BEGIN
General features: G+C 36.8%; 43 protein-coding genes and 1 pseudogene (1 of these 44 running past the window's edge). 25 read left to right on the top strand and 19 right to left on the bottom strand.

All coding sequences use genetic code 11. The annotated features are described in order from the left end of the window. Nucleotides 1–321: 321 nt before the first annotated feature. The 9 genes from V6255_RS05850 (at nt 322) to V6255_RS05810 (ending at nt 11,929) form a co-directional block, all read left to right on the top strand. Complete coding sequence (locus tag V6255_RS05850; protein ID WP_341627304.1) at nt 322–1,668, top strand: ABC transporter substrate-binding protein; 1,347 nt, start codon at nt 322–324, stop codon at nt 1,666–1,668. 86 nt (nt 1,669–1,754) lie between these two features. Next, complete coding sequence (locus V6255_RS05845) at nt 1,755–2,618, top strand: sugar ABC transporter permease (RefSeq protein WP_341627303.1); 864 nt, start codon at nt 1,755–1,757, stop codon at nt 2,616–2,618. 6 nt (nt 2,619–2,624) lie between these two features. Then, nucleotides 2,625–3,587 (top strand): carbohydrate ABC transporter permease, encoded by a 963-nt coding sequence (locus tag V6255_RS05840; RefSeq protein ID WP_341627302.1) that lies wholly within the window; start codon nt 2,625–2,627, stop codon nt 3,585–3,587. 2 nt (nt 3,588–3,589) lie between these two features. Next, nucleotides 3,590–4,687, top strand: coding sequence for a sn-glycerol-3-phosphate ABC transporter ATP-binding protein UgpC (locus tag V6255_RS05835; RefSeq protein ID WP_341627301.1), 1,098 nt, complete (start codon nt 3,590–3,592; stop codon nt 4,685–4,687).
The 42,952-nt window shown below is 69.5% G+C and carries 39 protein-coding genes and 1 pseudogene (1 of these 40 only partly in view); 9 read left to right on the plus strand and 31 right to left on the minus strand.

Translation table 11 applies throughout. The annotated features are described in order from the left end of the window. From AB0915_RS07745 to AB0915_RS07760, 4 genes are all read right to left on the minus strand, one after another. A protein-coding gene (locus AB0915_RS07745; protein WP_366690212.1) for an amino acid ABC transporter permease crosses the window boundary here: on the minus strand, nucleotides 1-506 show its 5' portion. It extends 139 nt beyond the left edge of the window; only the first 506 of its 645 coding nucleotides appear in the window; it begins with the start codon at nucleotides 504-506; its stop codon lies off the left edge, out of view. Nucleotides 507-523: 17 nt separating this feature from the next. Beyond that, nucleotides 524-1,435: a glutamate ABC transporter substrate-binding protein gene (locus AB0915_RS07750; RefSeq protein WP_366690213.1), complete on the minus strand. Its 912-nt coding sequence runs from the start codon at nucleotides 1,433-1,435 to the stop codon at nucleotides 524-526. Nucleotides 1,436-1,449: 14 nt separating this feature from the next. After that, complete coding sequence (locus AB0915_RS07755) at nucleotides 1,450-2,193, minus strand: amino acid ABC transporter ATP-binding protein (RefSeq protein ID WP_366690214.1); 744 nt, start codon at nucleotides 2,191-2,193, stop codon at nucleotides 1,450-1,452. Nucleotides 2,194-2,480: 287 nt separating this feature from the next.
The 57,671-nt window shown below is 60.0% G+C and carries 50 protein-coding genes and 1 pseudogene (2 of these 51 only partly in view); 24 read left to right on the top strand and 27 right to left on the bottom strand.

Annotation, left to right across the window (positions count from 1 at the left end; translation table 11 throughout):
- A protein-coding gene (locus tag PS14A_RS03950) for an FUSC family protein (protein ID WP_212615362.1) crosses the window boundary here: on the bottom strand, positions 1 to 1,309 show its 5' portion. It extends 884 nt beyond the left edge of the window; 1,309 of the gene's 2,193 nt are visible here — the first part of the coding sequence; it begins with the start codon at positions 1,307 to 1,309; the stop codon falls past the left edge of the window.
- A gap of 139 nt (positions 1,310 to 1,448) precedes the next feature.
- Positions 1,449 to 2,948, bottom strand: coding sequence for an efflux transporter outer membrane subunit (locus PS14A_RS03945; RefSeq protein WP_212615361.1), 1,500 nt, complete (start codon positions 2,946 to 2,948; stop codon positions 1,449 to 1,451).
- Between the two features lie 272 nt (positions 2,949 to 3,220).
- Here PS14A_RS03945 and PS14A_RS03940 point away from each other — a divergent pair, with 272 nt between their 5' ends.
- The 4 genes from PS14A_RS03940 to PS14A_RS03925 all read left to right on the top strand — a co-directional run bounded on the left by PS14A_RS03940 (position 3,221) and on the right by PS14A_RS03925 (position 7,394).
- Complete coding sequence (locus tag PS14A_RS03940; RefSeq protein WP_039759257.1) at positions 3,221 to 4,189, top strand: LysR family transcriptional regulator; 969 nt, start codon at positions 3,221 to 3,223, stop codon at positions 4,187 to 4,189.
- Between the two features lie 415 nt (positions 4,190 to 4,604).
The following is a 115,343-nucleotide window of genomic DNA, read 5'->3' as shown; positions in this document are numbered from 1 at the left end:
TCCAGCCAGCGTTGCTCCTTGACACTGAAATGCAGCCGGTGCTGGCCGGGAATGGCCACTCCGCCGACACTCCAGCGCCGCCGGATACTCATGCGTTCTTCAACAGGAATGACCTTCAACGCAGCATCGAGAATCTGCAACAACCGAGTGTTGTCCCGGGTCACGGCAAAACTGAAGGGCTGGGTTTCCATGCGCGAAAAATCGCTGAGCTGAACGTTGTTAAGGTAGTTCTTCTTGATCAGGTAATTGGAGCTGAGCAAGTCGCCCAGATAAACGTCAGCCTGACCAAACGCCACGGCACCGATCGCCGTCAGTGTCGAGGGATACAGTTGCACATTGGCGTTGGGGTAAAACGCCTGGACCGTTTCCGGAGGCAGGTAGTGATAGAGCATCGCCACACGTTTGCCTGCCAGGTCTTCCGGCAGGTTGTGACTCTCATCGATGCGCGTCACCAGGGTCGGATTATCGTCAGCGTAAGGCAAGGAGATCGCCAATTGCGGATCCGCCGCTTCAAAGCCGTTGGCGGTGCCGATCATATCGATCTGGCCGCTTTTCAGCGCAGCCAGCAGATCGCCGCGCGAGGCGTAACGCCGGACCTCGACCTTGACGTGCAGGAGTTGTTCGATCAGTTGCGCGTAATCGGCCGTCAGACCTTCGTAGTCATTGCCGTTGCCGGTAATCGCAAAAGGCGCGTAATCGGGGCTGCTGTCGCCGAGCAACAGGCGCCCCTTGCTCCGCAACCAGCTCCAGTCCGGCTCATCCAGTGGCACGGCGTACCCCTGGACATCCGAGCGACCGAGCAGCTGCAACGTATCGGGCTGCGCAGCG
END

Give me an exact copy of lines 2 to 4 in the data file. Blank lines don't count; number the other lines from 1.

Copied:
All coding sequences use genetic code 11. The annotated features are described in order from the left end of the window. Nucleotides 1–321: 321 nt before the first annotated feature. The 9 genes from V6255_RS05850 (at nt 322) to V6255_RS05810 (ending at nt 11,929) form a co-directional block, all read left to right on the top strand. Complete coding sequence (locus tag V6255_RS05850; protein ID WP_341627304.1) at nt 322–1,668, top strand: ABC transporter substrate-binding protein; 1,347 nt, start codon at nt 322–324, stop codon at nt 1,666–1,668. 86 nt (nt 1,669–1,754) lie between these two features. Next, complete coding sequence (locus V6255_RS05845) at nt 1,755–2,618, top strand: sugar ABC transporter permease (RefSeq protein WP_341627303.1); 864 nt, start codon at nt 1,755–1,757, stop codon at nt 2,616–2,618. 6 nt (nt 2,619–2,624) lie between these two features. Then, nucleotides 2,625–3,587 (top strand): carbohydrate ABC transporter permease, encoded by a 963-nt coding sequence (locus tag V6255_RS05840; RefSeq protein ID WP_341627302.1) that lies wholly within the window; start codon nt 2,625–2,627, stop codon nt 3,585–3,587. 2 nt (nt 3,588–3,589) lie between these two features. Next, nucleotides 3,590–4,687, top strand: coding sequence for a sn-glycerol-3-phosphate ABC transporter ATP-binding protein UgpC (locus tag V6255_RS05835; RefSeq protein ID WP_341627301.1), 1,098 nt, complete (start codon nt 3,590–3,592; stop codon nt 4,685–4,687).
The 42,952-nt window shown below is 69.5% G+C and carries 39 protein-coding genes and 1 pseudogene (1 of these 40 only partly in view); 9 read left to right on the plus strand and 31 right to left on the minus strand.

Translation table 11 applies throughout. The annotated features are described in order from the left end of the window. From AB0915_RS07745 to AB0915_RS07760, 4 genes are all read right to left on the minus strand, one after another. A protein-coding gene (locus AB0915_RS07745; protein WP_366690212.1) for an amino acid ABC transporter permease crosses the window boundary here: on the minus strand, nucleotides 1-506 show its 5' portion. It extends 139 nt beyond the left edge of the window; only the first 506 of its 645 coding nucleotides appear in the window; it begins with the start codon at nucleotides 504-506; its stop codon lies off the left edge, out of view. Nucleotides 507-523: 17 nt separating this feature from the next. Beyond that, nucleotides 524-1,435: a glutamate ABC transporter substrate-binding protein gene (locus AB0915_RS07750; RefSeq protein WP_366690213.1), complete on the minus strand. Its 912-nt coding sequence runs from the start codon at nucleotides 1,433-1,435 to the stop codon at nucleotides 524-526. Nucleotides 1,436-1,449: 14 nt separating this feature from the next. After that, complete coding sequence (locus AB0915_RS07755) at nucleotides 1,450-2,193, minus strand: amino acid ABC transporter ATP-binding protein (RefSeq protein ID WP_366690214.1); 744 nt, start codon at nucleotides 2,191-2,193, stop codon at nucleotides 1,450-1,452. Nucleotides 2,194-2,480: 287 nt separating this feature from the next.